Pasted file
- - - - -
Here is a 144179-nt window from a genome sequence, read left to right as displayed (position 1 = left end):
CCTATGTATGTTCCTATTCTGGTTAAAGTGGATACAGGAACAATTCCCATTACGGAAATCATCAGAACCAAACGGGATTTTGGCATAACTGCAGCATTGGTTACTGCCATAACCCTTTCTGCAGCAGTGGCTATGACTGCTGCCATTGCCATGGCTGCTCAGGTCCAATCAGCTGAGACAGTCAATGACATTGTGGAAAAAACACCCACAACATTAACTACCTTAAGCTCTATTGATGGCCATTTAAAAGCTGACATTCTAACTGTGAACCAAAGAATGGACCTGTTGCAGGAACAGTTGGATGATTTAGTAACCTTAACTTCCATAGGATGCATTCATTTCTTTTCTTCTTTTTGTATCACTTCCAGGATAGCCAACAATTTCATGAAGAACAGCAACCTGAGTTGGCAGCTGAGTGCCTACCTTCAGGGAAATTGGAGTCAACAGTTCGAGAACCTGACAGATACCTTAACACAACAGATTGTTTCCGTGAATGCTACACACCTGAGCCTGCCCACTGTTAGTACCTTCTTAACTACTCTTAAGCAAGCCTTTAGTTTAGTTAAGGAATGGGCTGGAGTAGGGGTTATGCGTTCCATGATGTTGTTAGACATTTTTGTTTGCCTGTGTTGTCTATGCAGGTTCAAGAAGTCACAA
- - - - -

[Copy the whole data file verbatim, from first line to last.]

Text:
Here is a 144179-nt window from a genome sequence, read left to right as displayed (position 1 = left end):
CCTATGTATGTTCCTATTCTGGTTAAAGTGGATACAGGAACAATTCCCATTACGGAAATCATCAGAACCAAACGGGATTTTGGCATAACTGCAGCATTGGTTACTGCCATAACCCTTTCTGCAGCAGTGGCTATGACTGCTGCCATTGCCATGGCTGCTCAGGTCCAATCAGCTGAGACAGTCAATGACATTGTGGAAAAAACACCCACAACATTAACTACCTTAAGCTCTATTGATGGCCATTTAAAAGCTGACATTCTAACTGTGAACCAAAGAATGGACCTGTTGCAGGAACAGTTGGATGATTTAGTAACCTTAACTTCCATAGGATGCATTCATTTCTTTTCTTCTTTTTGTATCACTTCCAGGATAGCCAACAATTTCATGAAGAACAGCAACCTGAGTTGGCAGCTGAGTGCCTACCTTCAGGGAAATTGGAGTCAACAGTTCGAGAACCTGACAGATACCTTAACACAACAGATTGTTTCCGTGAATGCTACACACCTGAGCCTGCCCACTGTTAGTACCTTCTTAACTACTCTTAAGCAAGCCTTTAGTTTAGTTAAGGAATGGGCTGGAGTAGGGGTTATGCGTTCCATGATGTTGTTAGACATTTTTGTTTGCCTGTGTTGTCTATGCAGGTTCAAGAAGTCACAA